Gladys Hill played golf in the senior Olympics, which led to her husband pushing for the inclusion of his favorite sport.
“This was just barely starting over here with all new players. Some of those players (at Happy Trails) were pretty adept at it,” Mr. Hill said. ”Since we had four courts we decided it might not be a bad idea to have a tournament. I checked in to the Arizona Senior Olympics. They didn’t have pickleball. They didn’t know what it was.”
Senior Olympics organizers went ahead with the idea, provided the pickleballers could wrangle up 15 players. More than 100 participated in the 2001 tournament.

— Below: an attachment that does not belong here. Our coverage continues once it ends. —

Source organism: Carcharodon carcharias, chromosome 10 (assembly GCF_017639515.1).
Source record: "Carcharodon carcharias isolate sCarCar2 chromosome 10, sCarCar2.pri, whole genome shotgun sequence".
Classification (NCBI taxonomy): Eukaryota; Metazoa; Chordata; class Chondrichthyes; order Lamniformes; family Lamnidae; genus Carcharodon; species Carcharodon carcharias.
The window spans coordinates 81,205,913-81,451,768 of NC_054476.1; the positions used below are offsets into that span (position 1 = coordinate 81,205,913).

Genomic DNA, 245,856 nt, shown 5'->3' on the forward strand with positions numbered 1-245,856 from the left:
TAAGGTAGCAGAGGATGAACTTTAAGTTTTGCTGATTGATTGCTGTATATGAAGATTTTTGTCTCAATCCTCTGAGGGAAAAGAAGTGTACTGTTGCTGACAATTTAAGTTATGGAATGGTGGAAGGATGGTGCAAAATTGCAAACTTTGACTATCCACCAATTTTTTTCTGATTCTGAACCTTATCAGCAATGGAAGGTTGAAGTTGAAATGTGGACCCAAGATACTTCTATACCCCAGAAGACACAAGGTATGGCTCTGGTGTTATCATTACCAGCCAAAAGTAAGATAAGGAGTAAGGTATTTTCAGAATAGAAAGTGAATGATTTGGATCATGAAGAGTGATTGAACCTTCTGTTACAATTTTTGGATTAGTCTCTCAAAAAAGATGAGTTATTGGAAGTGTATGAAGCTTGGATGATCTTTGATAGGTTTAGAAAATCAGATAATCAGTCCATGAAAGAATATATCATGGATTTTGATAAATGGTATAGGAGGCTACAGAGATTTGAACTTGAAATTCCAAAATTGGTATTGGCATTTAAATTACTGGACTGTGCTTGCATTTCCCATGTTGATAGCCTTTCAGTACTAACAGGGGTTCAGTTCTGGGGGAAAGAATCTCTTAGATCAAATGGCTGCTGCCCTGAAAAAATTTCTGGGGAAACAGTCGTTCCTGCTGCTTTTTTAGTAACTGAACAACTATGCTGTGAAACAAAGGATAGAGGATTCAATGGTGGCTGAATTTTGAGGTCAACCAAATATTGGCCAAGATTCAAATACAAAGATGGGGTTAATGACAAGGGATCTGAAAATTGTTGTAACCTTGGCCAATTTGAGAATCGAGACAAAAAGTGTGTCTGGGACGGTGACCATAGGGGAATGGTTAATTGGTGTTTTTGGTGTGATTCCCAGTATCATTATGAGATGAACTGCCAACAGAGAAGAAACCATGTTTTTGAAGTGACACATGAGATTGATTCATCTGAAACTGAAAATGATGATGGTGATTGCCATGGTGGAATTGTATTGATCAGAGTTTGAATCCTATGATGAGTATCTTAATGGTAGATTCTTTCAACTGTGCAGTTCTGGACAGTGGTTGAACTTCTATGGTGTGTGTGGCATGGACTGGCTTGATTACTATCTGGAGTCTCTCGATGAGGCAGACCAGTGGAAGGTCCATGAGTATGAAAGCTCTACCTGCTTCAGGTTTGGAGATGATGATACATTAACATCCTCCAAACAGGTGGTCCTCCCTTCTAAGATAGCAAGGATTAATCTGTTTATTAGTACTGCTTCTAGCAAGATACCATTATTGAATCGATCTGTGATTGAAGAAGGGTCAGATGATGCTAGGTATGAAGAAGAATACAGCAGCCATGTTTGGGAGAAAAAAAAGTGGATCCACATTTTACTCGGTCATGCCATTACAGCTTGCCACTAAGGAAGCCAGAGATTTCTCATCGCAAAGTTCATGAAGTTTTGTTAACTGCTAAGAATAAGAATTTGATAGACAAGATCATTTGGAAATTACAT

It was bigger than any tournament Mr. Hill played at in Washington. And it was only the beginning.
“So the word got back to the Northwest — Seattle area, Portland and where all the snowbird are. They said ‘hey, they’ve got this game going in Surprise. They’ve got dedicated courts and this huge tournament out here,” Mr. Davis said.
Happy Trails hosted the first three tournaments. Mr. Hill envisioned a bigger tournament on newer courts at Arizona Traditions.
Soon after the senior olympics, things began to move on that front.
“One day a couple of guys in dark suits came over. I knew one of them was the business manager here for D.R. Horton. The other guy was the sales manager. They came over here to see what all these people were doing and having so much fun. He could see dollar signs, that this would help sell lots,” Mr. Hill said.